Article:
Cases of entry into a new market arise when a customer already has an existing product in a given geography which is working a priori well, and is looking to expand into new horizons. New market" can mean two things, and should be clarified in the clarification questions if it is not clear from thecase study statement.

  1. Entry into a new location, be it a region or a country
  2. Launch of a new product to diversify its range in existing geographies

Example - McKinsey case study Round 1: Our client is a real estate company that owns and operates luxury hotels worldwide. It already has three resorts in Dubai and is planning to build a fourth, in another Middle Eastern country, specifically for the wealthy. It's calling on you to find out if this is a good idea, and if so, how to go about it.

Pricing case studies: rarely a case in itself, but important to know

Pricing cases arise when a customer has a product or service that has not yet been launched on the market, and is looking to set a price for it. Pricing issues are not usually the subject of a case study in their own right, but are often integrated into broader case studies. Pricing issues are crucial for companies. They often call on consulting firms to answer them, because most of the time they have no idea what the market prices are, what margins are possible on these types of product, or what future customers' willingness to pay is. To best tackle these cases, you need to know that there are 3 key steps to determining a price:

  1. Calculate a price range by studying competitors' prices.
  2. Calculate a minimum price based on the cost of the product or service.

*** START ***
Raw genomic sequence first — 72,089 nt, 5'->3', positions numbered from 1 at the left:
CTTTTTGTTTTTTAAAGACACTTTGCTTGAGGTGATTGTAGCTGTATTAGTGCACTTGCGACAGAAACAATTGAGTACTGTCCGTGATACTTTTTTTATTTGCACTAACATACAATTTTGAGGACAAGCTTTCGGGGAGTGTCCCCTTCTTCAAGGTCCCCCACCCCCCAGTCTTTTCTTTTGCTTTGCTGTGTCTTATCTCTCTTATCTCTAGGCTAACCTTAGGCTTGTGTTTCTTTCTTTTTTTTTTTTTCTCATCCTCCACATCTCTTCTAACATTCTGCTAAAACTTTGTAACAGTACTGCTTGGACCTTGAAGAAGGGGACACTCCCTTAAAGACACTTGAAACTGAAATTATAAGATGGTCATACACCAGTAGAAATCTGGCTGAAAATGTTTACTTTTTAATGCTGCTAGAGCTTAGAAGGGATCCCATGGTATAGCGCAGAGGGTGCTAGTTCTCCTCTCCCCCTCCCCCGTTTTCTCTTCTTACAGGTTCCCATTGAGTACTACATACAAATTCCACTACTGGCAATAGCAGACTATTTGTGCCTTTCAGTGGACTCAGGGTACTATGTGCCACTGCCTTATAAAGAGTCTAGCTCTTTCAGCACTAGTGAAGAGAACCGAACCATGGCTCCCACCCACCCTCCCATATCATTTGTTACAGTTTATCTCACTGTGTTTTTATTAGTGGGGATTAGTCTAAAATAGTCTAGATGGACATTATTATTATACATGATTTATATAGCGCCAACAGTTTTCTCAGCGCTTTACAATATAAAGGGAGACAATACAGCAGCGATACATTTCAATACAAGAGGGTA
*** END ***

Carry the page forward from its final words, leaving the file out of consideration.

3. Calculate a maximum price based on consumers' willingness to pay.

Example - Oliver Wyman case study Round 1: Our client is an electricity supplier in France who wants to launch a new product: a smartbox that will enable its customers to consume 30% less electricity. He is calling on you to determine at what price to launch this product and to estimate its level of profitability within 2 years.

M&A and Private Equity case studies: from investment banking to strategy consulting

M&A and Private Equity cases are those where a company is considering whether or not to buy or merge with another company, or where an investment fund is considering whether or not to invest in a company. Typically, this involves a quantitative analysis of the target company's financial situation, complemented by a qualitative analysis of related interests.

  1. M& A: The qualitative part is just as important as the financial part, because the cultural and organizational integration of two companies is extremely sensitive.
  2. Private Equity: Predominance of the financial part, since investment funds generally have precise objectives in terms of return on investment over a defined time horizon.

M&A example - BCG case study 2nd round : Our client is an English-speaking soccer club which wants to invest in a new soccer club in Asia to boost its visibility, as it has noticed that it is not very attractive in this region. The purchase price of the Asian club is €200 million. Is it a good idea to buy it?

Private Equity Example - Roland Berger Case Study Round 1 : Our client is a mid-cap investment fund. It is interested in the baby incubator market. They want to know the market's growth prospects and whether it's a good idea to invest in it.

Case studies in response to competition: a complex case not often seen in the 1st rounds

In the final rounds, more complex case studies will be proposed. The cases that interviewers particularly like to ask about at this stage are those involving a response to competition or a response to a new entrant. These are highly strategic case studies in which a player is challenged in its traditional business and the whole structure of the sector is called into question. This could be, for example, because an existing competitor or a new entrant is proposing a new, more effective product. In this type of case study, the best way to deal with the threat is as follows.